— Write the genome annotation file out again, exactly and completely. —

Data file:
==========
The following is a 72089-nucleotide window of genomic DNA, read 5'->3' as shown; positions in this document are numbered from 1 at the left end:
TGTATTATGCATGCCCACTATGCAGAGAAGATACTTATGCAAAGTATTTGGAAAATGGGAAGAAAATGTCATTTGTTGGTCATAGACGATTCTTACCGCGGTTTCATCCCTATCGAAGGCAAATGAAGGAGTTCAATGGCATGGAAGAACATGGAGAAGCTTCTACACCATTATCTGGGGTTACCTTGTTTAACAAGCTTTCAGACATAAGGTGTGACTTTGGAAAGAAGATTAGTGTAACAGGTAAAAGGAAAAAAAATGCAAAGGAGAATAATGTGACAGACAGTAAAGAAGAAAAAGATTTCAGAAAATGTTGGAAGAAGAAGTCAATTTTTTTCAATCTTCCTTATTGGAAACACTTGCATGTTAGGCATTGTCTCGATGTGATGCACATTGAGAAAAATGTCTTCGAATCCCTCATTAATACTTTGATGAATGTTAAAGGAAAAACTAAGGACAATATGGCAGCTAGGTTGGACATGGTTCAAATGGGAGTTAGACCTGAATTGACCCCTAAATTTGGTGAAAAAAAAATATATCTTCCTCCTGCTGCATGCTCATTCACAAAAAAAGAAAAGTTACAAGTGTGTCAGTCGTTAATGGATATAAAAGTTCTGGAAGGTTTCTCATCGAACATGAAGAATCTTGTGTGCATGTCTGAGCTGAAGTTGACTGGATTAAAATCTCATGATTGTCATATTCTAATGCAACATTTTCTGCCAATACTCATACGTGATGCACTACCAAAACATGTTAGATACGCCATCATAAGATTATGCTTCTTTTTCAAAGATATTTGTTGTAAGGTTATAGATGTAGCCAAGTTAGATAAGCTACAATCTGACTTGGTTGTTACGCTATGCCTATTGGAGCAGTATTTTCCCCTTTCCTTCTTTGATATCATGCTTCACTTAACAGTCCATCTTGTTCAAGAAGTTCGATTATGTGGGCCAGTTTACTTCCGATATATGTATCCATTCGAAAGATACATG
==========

The following is a 72089-nucleotide window of genomic DNA, read 5'->3' as shown; positions in this document are numbered from 1 at the left end:
TGTATTATGCATGCCCACTATGCAGAGAAGATACTTATGCAAAGTATTTGGAAAATGGGAAGAAAATGTCATTTGTTGGTCATAGACGATTCTTACCGCGGTTTCATCCCTATCGAAGGCAAATGAAGGAGTTCAATGGCATGGAAGAACATGGAGAAGCTTCTACACCATTATCTGGGGTTACCTTGTTTAACAAGCTTTCAGACATAAGGTGTGACTTTGGAAAGAAGATTAGTGTAACAGGTAAAAGGAAAAAAAATGCAAAGGAGAATAATGTGACAGACAGTAAAGAAGAAAAAGATTTCAGAAAATGTTGGAAGAAGAAGTCAATTTTTTTCAATCTTCCTTATTGGAAACACTTGCATGTTAGGCATTGTCTCGATGTGATGCACATTGAGAAAAATGTCTTCGAATCCCTCATTAATACTTTGATGAATGTTAAAGGAAAAACTAAGGACAATATGGCAGCTAGGTTGGACATGGTTCAAATGGGAGTTAGACCTGAATTGACCCCTAAATTTGGTGAAAAAAAAATATATCTTCCTCCTGCTGCATGCTCATTCACAAAAAAAGAAAAGTTACAAGTGTGTCAGTCGTTAATGGATATAAAAGTTCTGGAAGGTTTCTCATCGAACATGAAGAATCTTGTGTGCATGTCTGAGCTGAAGTTGACTGGATTAAAATCTCATGATTGTCATATTCTAATGCAACATTTTCTGCCAATACTCATACGTGATGCACTACCAAAACATGTTAGATACGCCATCATAAGATTATGCTTCTTTTTCAAAGATATTTGTTGTAAGGTTATAGATGTAGCCAAGTTAGATAAGCTACAATCTGACTTGGTTGTTACGCTATGCCTATTGGAGCAGTATTTTCCCCTTTCCTTCTTTGATATCATGCTTCACTTAACAGTCCATCTTGTTCAAGAAGTTCGATTATGTGGGCCAGTTTACTTCCGATATATGTATCCATTCGAAAGATACATG